Joshua Bates has learned the ropes at all three levels of government; first with Toronto city council after he completed his master’s degree, then in Ottawa where he worked with MPs and later an advocacy group for Canadian municipalities, and finally in Halifax with the former provincial NDP government before he landed a job working with the mayor’s office.
For nearly five years, Joshua played a key role in expanding the municipal government’s mandate to go beyond traditional responsibilities and engage in innovative action to strengthen the social fabric of Halifax. Some of Joshua’s projects included a mobile food market – a transit bus that will deliver fresh, healthy and affordable food to parts of Halifax that don’t have access to grocery stores – starting in spring 2016, as well as assisting the municipal government in establishing a housing partnership.
“It’s really satisfying to be in a position where I can affect change and have a positive impact on my community,” Joshua says.
Halifax isn’t the only place where Joshua is making an impact. In 2015, he was selected as an Action Canada Fellow. As part of this national leadership development program, Joshua presented a report and policy recommendations to advance the nation’s future in 2016.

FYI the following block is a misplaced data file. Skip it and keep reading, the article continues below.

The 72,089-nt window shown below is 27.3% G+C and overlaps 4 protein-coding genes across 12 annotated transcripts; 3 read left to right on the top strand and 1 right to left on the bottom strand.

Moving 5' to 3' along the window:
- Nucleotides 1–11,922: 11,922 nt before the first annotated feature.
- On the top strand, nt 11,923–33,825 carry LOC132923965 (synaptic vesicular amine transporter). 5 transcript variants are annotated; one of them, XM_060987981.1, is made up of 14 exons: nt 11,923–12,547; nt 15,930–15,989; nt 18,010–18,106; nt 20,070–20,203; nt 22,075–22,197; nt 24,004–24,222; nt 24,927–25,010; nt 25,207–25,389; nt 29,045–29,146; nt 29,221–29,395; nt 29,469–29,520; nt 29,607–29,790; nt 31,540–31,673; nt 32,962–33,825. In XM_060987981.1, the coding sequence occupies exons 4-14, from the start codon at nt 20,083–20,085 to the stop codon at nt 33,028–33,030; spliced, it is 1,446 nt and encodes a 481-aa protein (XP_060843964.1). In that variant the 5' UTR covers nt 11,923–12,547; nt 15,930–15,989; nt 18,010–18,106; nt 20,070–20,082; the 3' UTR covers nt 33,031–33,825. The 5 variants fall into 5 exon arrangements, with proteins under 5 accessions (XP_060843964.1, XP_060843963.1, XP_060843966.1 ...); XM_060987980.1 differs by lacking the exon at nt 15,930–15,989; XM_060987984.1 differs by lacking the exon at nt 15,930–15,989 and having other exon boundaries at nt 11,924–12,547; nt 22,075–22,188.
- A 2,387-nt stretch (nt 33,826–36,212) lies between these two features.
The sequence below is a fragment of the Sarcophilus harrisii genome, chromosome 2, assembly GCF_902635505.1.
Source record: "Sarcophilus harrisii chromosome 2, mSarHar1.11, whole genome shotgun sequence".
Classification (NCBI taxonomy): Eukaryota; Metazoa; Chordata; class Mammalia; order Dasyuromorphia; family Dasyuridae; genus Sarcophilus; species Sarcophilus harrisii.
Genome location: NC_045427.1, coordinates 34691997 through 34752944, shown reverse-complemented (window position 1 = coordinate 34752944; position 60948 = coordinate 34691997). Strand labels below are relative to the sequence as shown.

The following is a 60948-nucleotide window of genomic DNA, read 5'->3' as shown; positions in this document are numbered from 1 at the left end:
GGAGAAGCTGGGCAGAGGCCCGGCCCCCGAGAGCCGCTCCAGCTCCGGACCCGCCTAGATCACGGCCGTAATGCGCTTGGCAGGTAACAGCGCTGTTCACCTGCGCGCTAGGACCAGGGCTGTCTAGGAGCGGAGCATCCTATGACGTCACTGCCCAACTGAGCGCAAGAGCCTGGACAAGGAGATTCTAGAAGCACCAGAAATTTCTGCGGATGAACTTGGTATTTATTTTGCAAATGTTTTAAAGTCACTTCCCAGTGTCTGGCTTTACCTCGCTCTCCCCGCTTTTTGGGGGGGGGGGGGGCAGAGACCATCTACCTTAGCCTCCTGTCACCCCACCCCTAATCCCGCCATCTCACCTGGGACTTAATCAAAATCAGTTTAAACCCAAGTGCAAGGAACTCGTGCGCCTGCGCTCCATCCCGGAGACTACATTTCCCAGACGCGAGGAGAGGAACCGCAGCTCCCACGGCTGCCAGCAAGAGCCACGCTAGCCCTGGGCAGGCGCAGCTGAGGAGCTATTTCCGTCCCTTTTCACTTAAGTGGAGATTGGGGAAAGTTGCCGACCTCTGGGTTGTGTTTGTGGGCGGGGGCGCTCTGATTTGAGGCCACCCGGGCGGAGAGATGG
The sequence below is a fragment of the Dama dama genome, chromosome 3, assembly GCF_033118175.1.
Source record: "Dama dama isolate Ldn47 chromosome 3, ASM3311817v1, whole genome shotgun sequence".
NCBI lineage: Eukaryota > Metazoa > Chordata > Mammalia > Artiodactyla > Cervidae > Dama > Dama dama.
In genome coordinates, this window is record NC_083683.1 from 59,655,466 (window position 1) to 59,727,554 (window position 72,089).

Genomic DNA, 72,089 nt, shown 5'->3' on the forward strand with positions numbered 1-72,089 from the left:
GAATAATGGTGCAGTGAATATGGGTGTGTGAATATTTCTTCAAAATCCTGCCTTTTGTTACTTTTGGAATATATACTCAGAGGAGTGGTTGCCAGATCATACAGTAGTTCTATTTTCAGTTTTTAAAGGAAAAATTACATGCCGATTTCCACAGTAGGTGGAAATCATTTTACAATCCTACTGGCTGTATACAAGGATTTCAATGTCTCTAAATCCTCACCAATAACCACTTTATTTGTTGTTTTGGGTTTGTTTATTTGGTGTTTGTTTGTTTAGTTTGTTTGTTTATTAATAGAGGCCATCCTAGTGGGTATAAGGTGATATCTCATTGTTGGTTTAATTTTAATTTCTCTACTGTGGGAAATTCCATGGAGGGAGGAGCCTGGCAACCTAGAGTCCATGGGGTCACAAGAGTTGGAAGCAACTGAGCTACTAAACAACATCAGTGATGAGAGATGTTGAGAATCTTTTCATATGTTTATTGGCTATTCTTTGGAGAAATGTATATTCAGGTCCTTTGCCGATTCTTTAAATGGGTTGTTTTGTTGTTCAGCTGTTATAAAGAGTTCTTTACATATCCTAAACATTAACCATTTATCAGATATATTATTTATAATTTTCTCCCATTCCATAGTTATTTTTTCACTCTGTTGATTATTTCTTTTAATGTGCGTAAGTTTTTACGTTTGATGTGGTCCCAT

These days, Joshua is working with the Department of Justice in the provincial government’s Accessibility Directorate, where he works alongside municipalities and community groups to ensure that Nova Scotians of diverse abilities can participate fully in daily life. One of his recent projects involved working to develop the province’s first comprehensive accessibility plan for Wolfville, Nova Scotia – a development which is intended to lead the way for other municipalities in the province.
“I’ve always been interested in expanding the social mandate.”
Although it might be hard to believe, politics wasn’t a natural ‘calling’ for Joshua. “When I started at King’s, I had no idea what I wanted to do,” he says. However, reading thinkers like Machiavelli, Marx and Sartre gave Joshua an introduction to political thinking. “The Foundation Year Program (FYP) was pivotal because it exposed me to different ways of thinking and philosophizing.”
Joshua believes the liberal arts foster intellectual curiosity, useful in any career.
“I left King’s as someone who was fascinated about what was happening in the world—particularly ideas and politics. That’s what really shaped my career.”
The opportunity King’s provided to hone his writing skills has also been crucial, Joshua adds.
“The ability to write and think critically are two things King’s brought to my life that I think back to,” he says. “A liberal arts education makes you a more complete person who asks questions and knows how to analyze (information), and once you demonstrate those skills, that’s what opens up the doors.”
Updated: Aug. 2020